Thankfulness and a Healthier You
A Harris Poll conducted in 2013 reported that only one in three (33%) Americans consider themselves happy, which is slightly down from the 35% who were very happy in both 2008 and 2009. Other results show that women are overall happier than men (36% vs. 31% respectively).These are very disheartening statistics. Thankfully, studies show that feelings of thankfulness not only encourage enjoyment of life, but they also influence our health and well-being. Thankfulness is defined as a feeling or attitude in acknowledgment of a benefit that one has received or will receive. Who could imagine that something so simple and easy could help improve various areas of one’s health and wellness? Some of us have embraced an “attitude of gratitude” as a daily ritual, while others traditionally reserve giving thanks only during the Thanksgiving holiday. If we only knew the benefits of being thankful for not only what we’ve received, but what we’re expecting to receive. According to Joel Osteen, senior pastor at Lakewood Church in Houston, Texas, thanking God in advance strengthens your faith, keeps you encouraged and moving forward, and gives you the strength you need to wait for God’s promises.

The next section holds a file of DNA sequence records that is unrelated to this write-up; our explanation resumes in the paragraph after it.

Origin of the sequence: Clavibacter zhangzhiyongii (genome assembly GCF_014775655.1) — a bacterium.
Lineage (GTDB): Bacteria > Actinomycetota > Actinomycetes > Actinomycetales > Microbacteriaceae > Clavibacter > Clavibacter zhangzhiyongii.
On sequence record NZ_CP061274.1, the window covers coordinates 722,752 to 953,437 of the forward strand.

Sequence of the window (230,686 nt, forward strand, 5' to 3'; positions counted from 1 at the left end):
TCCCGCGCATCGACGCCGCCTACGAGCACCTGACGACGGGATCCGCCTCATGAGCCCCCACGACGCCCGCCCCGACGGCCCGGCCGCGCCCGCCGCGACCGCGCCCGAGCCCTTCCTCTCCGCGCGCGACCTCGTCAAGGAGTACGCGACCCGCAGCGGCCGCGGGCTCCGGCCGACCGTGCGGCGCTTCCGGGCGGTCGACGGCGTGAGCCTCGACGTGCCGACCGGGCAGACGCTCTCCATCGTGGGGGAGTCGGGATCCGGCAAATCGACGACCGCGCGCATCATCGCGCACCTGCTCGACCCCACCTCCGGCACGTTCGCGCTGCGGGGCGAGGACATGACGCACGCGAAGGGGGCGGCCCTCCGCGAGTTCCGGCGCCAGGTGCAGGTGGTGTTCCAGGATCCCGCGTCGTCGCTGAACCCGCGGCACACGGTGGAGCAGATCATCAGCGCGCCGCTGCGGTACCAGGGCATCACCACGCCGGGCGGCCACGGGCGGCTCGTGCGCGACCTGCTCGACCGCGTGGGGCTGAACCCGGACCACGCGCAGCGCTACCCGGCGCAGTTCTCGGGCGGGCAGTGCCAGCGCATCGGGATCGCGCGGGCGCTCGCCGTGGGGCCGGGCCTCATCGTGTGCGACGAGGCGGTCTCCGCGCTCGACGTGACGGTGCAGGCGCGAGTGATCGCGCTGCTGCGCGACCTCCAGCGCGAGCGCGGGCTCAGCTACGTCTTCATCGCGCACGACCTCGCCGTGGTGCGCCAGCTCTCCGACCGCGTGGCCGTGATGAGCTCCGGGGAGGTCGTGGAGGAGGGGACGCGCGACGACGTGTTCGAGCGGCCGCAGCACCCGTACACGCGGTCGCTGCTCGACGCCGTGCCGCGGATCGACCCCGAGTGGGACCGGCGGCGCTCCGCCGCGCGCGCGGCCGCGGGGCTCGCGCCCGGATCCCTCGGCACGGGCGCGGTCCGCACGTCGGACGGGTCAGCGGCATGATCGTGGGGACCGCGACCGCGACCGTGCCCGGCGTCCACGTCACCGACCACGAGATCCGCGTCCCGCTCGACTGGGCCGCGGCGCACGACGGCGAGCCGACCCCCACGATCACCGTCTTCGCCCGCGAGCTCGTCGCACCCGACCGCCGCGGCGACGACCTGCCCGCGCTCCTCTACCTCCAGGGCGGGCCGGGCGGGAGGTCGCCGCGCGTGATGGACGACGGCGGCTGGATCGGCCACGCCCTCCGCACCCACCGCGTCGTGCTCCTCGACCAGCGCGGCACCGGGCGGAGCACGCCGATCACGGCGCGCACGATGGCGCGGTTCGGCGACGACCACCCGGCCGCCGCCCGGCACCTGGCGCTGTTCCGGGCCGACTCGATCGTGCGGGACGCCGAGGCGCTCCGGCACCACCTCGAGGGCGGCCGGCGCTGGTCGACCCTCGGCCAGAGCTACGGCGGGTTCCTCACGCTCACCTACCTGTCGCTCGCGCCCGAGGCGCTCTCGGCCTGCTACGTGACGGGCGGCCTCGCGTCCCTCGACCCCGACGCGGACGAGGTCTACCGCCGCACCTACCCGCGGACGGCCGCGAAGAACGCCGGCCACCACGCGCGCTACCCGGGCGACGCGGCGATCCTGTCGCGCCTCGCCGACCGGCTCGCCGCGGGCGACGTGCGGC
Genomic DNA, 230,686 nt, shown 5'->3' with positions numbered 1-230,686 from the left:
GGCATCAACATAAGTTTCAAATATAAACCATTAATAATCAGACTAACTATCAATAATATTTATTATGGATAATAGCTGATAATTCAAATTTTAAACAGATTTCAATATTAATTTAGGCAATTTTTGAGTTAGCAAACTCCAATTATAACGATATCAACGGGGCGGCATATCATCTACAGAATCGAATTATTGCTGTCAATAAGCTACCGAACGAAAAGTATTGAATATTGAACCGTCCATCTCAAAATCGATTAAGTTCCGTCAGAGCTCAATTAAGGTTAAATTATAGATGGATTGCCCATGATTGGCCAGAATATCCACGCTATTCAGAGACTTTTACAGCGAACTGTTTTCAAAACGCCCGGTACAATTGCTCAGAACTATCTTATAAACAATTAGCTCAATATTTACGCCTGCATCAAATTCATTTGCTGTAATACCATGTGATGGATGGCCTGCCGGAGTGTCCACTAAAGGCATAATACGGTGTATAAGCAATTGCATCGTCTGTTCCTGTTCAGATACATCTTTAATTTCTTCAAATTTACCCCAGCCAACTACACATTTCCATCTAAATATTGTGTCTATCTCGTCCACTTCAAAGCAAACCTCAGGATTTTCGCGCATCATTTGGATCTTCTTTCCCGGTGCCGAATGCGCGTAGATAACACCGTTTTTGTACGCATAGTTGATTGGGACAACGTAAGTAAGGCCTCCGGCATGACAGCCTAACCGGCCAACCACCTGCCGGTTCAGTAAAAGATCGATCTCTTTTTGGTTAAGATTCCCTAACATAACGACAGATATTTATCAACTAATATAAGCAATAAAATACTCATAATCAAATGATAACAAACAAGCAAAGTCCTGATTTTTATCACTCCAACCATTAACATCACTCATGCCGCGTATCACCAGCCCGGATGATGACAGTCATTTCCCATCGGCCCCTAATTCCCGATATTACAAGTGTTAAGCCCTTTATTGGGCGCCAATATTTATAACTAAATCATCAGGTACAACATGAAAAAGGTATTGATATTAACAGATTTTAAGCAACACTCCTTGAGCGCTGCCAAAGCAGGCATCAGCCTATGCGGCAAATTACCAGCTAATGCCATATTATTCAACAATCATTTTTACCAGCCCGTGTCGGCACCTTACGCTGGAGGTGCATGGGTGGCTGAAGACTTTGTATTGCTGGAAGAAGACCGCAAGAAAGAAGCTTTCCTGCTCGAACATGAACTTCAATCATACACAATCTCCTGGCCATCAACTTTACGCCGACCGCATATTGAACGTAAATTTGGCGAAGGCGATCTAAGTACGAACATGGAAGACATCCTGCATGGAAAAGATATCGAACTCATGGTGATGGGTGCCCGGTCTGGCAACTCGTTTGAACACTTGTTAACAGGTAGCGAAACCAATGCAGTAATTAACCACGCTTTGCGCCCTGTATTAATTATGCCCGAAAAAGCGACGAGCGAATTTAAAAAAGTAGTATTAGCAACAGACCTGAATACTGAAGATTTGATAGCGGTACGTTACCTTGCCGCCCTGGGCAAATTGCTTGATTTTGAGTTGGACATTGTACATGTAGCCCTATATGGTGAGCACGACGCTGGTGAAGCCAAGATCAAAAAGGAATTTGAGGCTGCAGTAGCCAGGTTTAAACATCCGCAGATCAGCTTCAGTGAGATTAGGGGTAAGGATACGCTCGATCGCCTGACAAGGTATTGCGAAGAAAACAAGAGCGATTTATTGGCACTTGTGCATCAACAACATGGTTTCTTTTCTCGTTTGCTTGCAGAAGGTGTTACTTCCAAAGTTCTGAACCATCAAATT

There are two helpful tools you can integrate into your daily life to practice giving thanks: positive thinking and gratitude journaling. First, when we experience tragedy, such as the loss of a loved one or we encounter negative situations including a bad health report, loss of a job, financial hardship or failed relationship, it is very easy to get discouraged, sink into despair, and let negative thoughts run rapid. But, why not adopt the mindset of transforming those negatives into positives? Positive thinking is a skill that requires training and one you will need to develop over time. While it won’t make the situation go away, it will put you in a better position to improve the situation.
Second, we’ve heard our parents say, “Be thankful for what you have and stop focusing on what you don’t have.” Journal what you are thankful for every day. Choose your journal, be consistent, write at least three to five things, and be specific. According to the world’s leading scientific expert on gratitude and University of California, Davis professor of psychology, Robert A. Emmons, Ph.D., it really is about forcing ourselves to pay attention to the good things in life we’d otherwise take for granted.
What do we receive in return? According to Emmons, gratitude is good for our bodies, our minds, and our relationships. There are a whole host of benefits that we can experience, ranging from physical and psychological to social. These include improved sleep patterns, fewer symptoms of sickness, longevity, more exercise, increased energy, increased pro-social behaviors (such as helping others), increased immune system, increased self-esteem in athletes, less stress and overcoming trauma.